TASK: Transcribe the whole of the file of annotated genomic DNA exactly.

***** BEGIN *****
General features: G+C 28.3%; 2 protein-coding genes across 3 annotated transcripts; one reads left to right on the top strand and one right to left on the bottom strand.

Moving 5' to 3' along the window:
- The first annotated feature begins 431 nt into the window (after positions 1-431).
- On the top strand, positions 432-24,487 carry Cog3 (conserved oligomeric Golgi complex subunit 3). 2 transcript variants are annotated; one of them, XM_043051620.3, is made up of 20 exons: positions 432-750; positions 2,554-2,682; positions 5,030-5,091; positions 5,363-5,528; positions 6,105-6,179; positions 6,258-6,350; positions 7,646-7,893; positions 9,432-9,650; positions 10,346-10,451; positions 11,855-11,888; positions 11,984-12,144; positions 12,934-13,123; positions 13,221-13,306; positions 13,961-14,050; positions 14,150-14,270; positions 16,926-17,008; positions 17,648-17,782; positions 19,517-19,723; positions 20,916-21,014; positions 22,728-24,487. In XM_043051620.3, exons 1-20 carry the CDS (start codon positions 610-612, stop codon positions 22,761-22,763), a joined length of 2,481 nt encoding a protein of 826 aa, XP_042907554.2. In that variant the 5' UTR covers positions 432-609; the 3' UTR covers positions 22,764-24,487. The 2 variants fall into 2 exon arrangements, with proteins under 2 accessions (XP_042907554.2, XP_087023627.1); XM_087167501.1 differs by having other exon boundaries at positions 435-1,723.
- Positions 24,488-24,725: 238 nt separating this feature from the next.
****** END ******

General features: G+C 28.3%; 2 protein-coding genes across 3 annotated transcripts; one reads left to right on the top strand and one right to left on the bottom strand.

Moving 5' to 3' along the window:
- The first annotated feature begins 431 nt into the window (after positions 1-431).
- On the top strand, positions 432-24,487 carry Cog3 (conserved oligomeric Golgi complex subunit 3). 2 transcript variants are annotated; one of them, XM_043051620.3, is made up of 20 exons: positions 432-750; positions 2,554-2,682; positions 5,030-5,091; positions 5,363-5,528; positions 6,105-6,179; positions 6,258-6,350; positions 7,646-7,893; positions 9,432-9,650; positions 10,346-10,451; positions 11,855-11,888; positions 11,984-12,144; positions 12,934-13,123; positions 13,221-13,306; positions 13,961-14,050; positions 14,150-14,270; positions 16,926-17,008; positions 17,648-17,782; positions 19,517-19,723; positions 20,916-21,014; positions 22,728-24,487. In XM_043051620.3, exons 1-20 carry the CDS (start codon positions 610-612, stop codon positions 22,761-22,763), a joined length of 2,481 nt encoding a protein of 826 aa, XP_042907554.2. In that variant the 5' UTR covers positions 432-609; the 3' UTR covers positions 22,764-24,487. The 2 variants fall into 2 exon arrangements, with proteins under 2 accessions (XP_042907554.2, XP_087023627.1); XM_087167501.1 differs by having other exon boundaries at positions 435-1,723.
- Positions 24,488-24,725: 238 nt separating this feature from the next.